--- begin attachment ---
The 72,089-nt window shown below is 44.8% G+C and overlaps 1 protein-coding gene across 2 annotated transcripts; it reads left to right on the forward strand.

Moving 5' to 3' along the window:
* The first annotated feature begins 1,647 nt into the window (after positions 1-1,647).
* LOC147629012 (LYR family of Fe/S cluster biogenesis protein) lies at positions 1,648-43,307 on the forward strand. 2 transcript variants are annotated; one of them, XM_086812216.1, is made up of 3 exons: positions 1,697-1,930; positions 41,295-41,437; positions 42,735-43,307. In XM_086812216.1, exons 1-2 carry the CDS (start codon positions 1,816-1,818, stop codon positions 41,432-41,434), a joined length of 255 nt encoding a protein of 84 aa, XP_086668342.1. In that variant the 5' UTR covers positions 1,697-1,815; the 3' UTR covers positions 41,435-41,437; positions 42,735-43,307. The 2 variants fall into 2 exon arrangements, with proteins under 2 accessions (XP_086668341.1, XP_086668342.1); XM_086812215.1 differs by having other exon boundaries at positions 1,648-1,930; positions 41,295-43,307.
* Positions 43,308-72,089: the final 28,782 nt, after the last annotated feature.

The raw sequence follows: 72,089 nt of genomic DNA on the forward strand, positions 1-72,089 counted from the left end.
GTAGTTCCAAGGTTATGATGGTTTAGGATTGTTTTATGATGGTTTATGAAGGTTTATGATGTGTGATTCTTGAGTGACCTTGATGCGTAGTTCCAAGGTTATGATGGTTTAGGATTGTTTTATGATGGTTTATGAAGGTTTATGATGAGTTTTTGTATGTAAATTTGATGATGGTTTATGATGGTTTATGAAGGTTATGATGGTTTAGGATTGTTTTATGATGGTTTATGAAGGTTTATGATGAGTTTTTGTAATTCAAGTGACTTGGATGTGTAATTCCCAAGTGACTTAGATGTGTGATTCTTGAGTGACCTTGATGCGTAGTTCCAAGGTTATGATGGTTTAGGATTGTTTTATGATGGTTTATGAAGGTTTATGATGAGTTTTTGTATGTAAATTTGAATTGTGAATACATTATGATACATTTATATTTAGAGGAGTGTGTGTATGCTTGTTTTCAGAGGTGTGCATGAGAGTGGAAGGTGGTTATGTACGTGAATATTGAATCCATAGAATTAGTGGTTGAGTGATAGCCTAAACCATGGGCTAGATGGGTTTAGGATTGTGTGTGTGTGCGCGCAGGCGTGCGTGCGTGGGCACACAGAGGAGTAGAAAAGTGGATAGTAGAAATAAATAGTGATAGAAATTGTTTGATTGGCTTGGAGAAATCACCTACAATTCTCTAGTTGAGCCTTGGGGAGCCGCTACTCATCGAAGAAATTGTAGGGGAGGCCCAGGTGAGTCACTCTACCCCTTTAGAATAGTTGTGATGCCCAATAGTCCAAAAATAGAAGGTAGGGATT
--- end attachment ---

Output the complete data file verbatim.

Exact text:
The 72,089-nt window shown below is 44.8% G+C and overlaps 1 protein-coding gene across 2 annotated transcripts; it reads left to right on the forward strand.

Moving 5' to 3' along the window:
* The first annotated feature begins 1,647 nt into the window (after positions 1-1,647).
* LOC147629012 (LYR family of Fe/S cluster biogenesis protein) lies at positions 1,648-43,307 on the forward strand. 2 transcript variants are annotated; one of them, XM_086812216.1, is made up of 3 exons: positions 1,697-1,930; positions 41,295-41,437; positions 42,735-43,307. In XM_086812216.1, exons 1-2 carry the CDS (start codon positions 1,816-1,818, stop codon positions 41,432-41,434), a joined length of 255 nt encoding a protein of 84 aa, XP_086668342.1. In that variant the 5' UTR covers positions 1,697-1,815; the 3' UTR covers positions 41,435-41,437; positions 42,735-43,307. The 2 variants fall into 2 exon arrangements, with proteins under 2 accessions (XP_086668341.1, XP_086668342.1); XM_086812215.1 differs by having other exon boundaries at positions 1,648-1,930; positions 41,295-43,307.
* Positions 43,308-72,089: the final 28,782 nt, after the last annotated feature.

The raw sequence follows: 72,089 nt of genomic DNA on the forward strand, positions 1-72,089 counted from the left end.
GTAGTTCCAAGGTTATGATGGTTTAGGATTGTTTTATGATGGTTTATGAAGGTTTATGATGTGTGATTCTTGAGTGACCTTGATGCGTAGTTCCAAGGTTATGATGGTTTAGGATTGTTTTATGATGGTTTATGAAGGTTTATGATGAGTTTTTGTATGTAAATTTGATGATGGTTTATGATGGTTTATGAAGGTTATGATGGTTTAGGATTGTTTTATGATGGTTTATGAAGGTTTATGATGAGTTTTTGTAATTCAAGTGACTTGGATGTGTAATTCCCAAGTGACTTAGATGTGTGATTCTTGAGTGACCTTGATGCGTAGTTCCAAGGTTATGATGGTTTAGGATTGTTTTATGATGGTTTATGAAGGTTTATGATGAGTTTTTGTATGTAAATTTGAATTGTGAATACATTATGATACATTTATATTTAGAGGAGTGTGTGTATGCTTGTTTTCAGAGGTGTGCATGAGAGTGGAAGGTGGTTATGTACGTGAATATTGAATCCATAGAATTAGTGGTTGAGTGATAGCCTAAACCATGGGCTAGATGGGTTTAGGATTGTGTGTGTGTGCGCGCAGGCGTGCGTGCGTGGGCACACAGAGGAGTAGAAAAGTGGATAGTAGAAATAAATAGTGATAGAAATTGTTTGATTGGCTTGGAGAAATCACCTACAATTCTCTAGTTGAGCCTTGGGGAGCCGCTACTCATCGAAGAAATTGTAGGGGAGGCCCAGGTGAGTCACTCTACCCCTTTAGAATAGTTGTGATGCCCAATAGTCCAAAAATAGAAGGTAGGGATT